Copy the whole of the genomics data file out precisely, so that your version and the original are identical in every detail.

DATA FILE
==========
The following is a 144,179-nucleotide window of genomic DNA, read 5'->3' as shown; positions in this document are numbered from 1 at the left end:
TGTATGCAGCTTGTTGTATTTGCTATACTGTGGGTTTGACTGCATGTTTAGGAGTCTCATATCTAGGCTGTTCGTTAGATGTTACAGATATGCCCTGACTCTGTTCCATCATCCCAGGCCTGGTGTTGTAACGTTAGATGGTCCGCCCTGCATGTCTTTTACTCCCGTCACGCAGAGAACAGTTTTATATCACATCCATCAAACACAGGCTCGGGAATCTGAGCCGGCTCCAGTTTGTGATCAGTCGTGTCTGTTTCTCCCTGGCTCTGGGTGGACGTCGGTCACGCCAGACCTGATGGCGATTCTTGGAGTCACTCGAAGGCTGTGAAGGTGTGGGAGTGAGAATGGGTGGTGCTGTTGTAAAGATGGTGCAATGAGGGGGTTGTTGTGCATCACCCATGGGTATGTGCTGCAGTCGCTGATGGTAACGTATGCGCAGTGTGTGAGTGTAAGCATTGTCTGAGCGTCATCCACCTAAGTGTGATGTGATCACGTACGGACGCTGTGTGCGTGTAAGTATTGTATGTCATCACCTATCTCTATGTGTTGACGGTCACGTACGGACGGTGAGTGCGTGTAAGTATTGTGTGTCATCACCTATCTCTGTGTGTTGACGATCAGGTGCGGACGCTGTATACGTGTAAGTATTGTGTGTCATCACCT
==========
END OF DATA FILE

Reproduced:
The following is a 144,179-nucleotide window of genomic DNA, read 5'->3' as shown; positions in this document are numbered from 1 at the left end:
TGTATGCAGCTTGTTGTATTTGCTATACTGTGGGTTTGACTGCATGTTTAGGAGTCTCATATCTAGGCTGTTCGTTAGATGTTACAGATATGCCCTGACTCTGTTCCATCATCCCAGGCCTGGTGTTGTAACGTTAGATGGTCCGCCCTGCATGTCTTTTACTCCCGTCACGCAGAGAACAGTTTTATATCACATCCATCAAACACAGGCTCGGGAATCTGAGCCGGCTCCAGTTTGTGATCAGTCGTGTCTGTTTCTCCCTGGCTCTGGGTGGACGTCGGTCACGCCAGACCTGATGGCGATTCTTGGAGTCACTCGAAGGCTGTGAAGGTGTGGGAGTGAGAATGGGTGGTGCTGTTGTAAAGATGGTGCAATGAGGGGGTTGTTGTGCATCACCCATGGGTATGTGCTGCAGTCGCTGATGGTAACGTATGCGCAGTGTGTGAGTGTAAGCATTGTCTGAGCGTCATCCACCTAAGTGTGATGTGATCACGTACGGACGCTGTGTGCGTGTAAGTATTGTATGTCATCACCTATCTCTATGTGTTGACGGTCACGTACGGACGGTGAGTGCGTGTAAGTATTGTGTGTCATCACCTATCTCTGTGTGTTGACGATCAGGTGCGGACGCTGTATACGTGTAAGTATTGTGTGTCATCACCT